Ruprecht-Karls-Universitšt Heidelberg
Groundwater and Paleoclimate - Research

Groundwater and Paleoclimate - Research


Groundwaters constitute not only the globally most important water resource, but also record information about the paleoclimate. Environmental tracer methods provide important quantitative foundations for the sustainable management of these resources, and enable the reconstruction of the recorded climate history. Tracer research in groundwater therefore touches two of the big current and future environmental problems: The increasing scarcity of drinking water and climate change.

Groundwater Management

Isotope and environmental tracer methods for groundwater dating (e.g. 3H-3He, 4He, CFCs, SF6, 14C) provide characteristic time scales of the renewal of groundwater bodies and the transport of (contaminating) substances. Important research topics concern the self-cleaning potential of polluted aquifers, the contamination risk of wells, and the sustainable use of groundwater resources in arid regions. The primary information that can be obtained from tracer data is the residence time of groundwater in the subsurface, the so-called water age. From this further paramaters are derived, such as recharge rate, flow velocity, permeability, mixing ratios, degradation rates, etc. Often tracer data are used to constrain such parameters in numerical flow and transport models.

Paleoclimate Reconstruction

From the dissolved noble gases in groundwater, reliable quantitative paleo recharge temperatures can be derived.  In contrast to other temperature proxies such as the stable isotopes, for which groundwater is also an appropriate archive, there is no need to rely on empirical relationships. For this reason noble gas temperatures are useful for the calibration of other proxies. A difficulty in the calculation of noble gas temperature is the phenomenon of "excess air" in groundwater. On the other hand it seems that excess air also contains information on the infiltration conditions. The processes and environmental conditions that are relevant for the formation of excess air, as well as the applicability of excess air as a new paleoclimate proxy will be investigated in collaboration with the soil physics group.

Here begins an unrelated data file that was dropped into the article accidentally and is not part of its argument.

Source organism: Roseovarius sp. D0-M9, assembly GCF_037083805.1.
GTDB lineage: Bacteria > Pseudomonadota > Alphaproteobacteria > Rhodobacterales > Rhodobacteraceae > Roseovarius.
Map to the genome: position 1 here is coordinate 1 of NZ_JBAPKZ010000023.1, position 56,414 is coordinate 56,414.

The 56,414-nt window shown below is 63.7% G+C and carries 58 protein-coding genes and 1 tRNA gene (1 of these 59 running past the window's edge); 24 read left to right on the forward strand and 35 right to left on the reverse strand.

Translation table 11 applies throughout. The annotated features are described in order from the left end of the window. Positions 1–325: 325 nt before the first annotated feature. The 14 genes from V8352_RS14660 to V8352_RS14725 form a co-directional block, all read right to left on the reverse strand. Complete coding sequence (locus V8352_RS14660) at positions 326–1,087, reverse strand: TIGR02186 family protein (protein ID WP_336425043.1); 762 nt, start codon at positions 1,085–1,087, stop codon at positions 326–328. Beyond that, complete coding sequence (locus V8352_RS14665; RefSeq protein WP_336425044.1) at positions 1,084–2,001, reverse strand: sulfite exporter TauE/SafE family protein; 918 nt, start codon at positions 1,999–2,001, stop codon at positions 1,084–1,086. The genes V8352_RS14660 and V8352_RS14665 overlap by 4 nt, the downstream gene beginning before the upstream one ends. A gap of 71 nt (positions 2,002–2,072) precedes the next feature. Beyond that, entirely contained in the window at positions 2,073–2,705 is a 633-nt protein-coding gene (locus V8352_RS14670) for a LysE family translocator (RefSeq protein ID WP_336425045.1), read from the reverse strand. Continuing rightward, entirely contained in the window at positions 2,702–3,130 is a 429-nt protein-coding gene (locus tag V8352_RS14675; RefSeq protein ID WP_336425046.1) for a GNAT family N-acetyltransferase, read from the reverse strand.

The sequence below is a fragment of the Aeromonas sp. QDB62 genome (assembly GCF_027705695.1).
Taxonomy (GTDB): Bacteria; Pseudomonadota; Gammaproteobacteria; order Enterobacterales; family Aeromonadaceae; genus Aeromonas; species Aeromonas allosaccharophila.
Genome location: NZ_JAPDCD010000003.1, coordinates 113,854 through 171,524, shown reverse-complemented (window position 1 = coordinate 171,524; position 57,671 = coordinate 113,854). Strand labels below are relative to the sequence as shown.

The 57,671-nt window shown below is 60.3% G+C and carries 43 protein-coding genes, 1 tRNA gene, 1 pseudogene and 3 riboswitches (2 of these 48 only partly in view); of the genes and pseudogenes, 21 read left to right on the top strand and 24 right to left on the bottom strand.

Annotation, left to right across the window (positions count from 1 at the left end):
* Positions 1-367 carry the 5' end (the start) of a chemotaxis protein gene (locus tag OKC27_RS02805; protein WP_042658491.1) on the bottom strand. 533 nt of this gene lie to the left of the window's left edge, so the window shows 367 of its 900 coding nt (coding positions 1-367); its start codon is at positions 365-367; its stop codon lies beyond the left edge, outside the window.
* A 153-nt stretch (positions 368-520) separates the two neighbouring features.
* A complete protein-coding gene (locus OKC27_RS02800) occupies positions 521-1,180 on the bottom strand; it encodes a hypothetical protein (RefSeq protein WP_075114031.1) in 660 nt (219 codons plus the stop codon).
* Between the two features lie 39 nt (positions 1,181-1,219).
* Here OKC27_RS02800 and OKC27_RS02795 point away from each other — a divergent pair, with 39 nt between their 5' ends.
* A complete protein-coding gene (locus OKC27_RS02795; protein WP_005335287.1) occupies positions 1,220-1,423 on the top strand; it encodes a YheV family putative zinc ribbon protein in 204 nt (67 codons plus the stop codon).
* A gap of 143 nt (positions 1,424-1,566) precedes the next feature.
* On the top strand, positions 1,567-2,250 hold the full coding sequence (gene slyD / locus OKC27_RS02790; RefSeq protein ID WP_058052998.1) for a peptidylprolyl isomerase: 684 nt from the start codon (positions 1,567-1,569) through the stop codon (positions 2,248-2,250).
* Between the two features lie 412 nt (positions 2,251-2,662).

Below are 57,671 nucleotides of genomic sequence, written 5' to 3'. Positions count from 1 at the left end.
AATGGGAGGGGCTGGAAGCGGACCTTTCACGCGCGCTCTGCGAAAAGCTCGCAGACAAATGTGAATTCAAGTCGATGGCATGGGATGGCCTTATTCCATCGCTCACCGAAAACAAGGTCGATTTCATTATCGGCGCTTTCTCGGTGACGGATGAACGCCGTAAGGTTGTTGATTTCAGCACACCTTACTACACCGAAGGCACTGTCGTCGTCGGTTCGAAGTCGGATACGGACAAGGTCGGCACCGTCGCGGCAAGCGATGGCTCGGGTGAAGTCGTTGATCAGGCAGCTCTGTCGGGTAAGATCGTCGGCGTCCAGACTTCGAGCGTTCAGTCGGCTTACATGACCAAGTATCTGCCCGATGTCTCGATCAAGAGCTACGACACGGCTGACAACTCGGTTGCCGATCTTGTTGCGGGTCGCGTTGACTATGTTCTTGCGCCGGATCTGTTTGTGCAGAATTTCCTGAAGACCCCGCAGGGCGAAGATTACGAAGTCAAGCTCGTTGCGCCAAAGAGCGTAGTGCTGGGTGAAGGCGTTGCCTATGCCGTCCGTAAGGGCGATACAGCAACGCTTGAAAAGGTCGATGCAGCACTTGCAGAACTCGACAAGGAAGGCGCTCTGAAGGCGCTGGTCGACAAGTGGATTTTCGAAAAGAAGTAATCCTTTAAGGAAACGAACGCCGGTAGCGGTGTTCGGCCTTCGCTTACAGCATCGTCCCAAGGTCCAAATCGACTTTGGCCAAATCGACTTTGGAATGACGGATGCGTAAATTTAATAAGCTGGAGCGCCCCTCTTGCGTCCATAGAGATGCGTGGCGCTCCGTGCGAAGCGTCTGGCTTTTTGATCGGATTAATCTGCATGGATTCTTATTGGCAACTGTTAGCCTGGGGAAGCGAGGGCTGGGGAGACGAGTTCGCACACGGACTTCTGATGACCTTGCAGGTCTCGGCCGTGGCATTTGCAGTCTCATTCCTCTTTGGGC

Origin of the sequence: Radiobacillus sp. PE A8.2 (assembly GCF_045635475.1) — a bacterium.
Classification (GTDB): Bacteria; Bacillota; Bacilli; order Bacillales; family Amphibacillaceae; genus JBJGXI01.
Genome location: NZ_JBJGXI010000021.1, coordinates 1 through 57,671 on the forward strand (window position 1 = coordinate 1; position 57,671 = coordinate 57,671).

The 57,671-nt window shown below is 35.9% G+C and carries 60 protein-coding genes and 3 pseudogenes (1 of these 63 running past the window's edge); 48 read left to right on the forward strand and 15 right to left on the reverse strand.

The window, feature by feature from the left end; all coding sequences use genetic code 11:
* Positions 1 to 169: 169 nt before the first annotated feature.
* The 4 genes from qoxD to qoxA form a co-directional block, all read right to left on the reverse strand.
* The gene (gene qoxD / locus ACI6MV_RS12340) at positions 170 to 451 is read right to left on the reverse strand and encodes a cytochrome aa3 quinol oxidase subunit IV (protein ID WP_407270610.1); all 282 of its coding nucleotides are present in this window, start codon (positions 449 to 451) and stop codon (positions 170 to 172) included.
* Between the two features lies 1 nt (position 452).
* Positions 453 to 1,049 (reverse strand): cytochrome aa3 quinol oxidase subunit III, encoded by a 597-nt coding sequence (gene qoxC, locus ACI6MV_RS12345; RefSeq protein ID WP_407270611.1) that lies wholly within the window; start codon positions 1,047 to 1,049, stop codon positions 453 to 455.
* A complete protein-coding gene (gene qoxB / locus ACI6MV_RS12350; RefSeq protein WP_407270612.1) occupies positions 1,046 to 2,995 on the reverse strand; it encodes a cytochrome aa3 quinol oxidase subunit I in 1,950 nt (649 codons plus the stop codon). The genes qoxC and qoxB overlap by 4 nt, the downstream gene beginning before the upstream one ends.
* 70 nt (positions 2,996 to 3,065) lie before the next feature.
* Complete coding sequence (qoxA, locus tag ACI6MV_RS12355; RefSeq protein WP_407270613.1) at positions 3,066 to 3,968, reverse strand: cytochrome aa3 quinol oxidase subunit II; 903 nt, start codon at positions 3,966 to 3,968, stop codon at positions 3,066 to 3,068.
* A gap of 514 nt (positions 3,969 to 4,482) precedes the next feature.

In co-operation with the respective research grous at the IEP Heidelberg, the applicability of noble gases in other climate archives (e.g. ice, pore waters, cave deposits) shall be investigated.

Current Research Projects

1. Dating of water with Atom Trap Trace Analysis (ATTA) of 39Ar


2. Deep reservoir analysis and characterisation of the earth’s surface (TRACE)


3. Dynamics of reactive and inert gases in soil air and groundwater using environmental noble gas tracers


Completed Projects:

1. Groundwater hydrology of the Odenwald-region, Germany

2. Noble gas paleoclimate study in the North China Plain

3. Groundwater hydrology of reclamation areas near the south-western Nile Delta, Egypt

4. Advancing the use of noble gases as paleoclimate indicators - Projekt unseres EU Marie-Curie-Fellows Laszlo Palcsu

5. Noble gas paleoclimate study in India

6. Noble gas fluid inclusions in speleothems

7. Age and recharge rate of groundwater reserves in Jordan

8. Global change and the energy system: Assessing options and their impacts - the physical perspective

9. Determination of groundwater recharge rates in the North China Plains using environmental tracers and groundwater models

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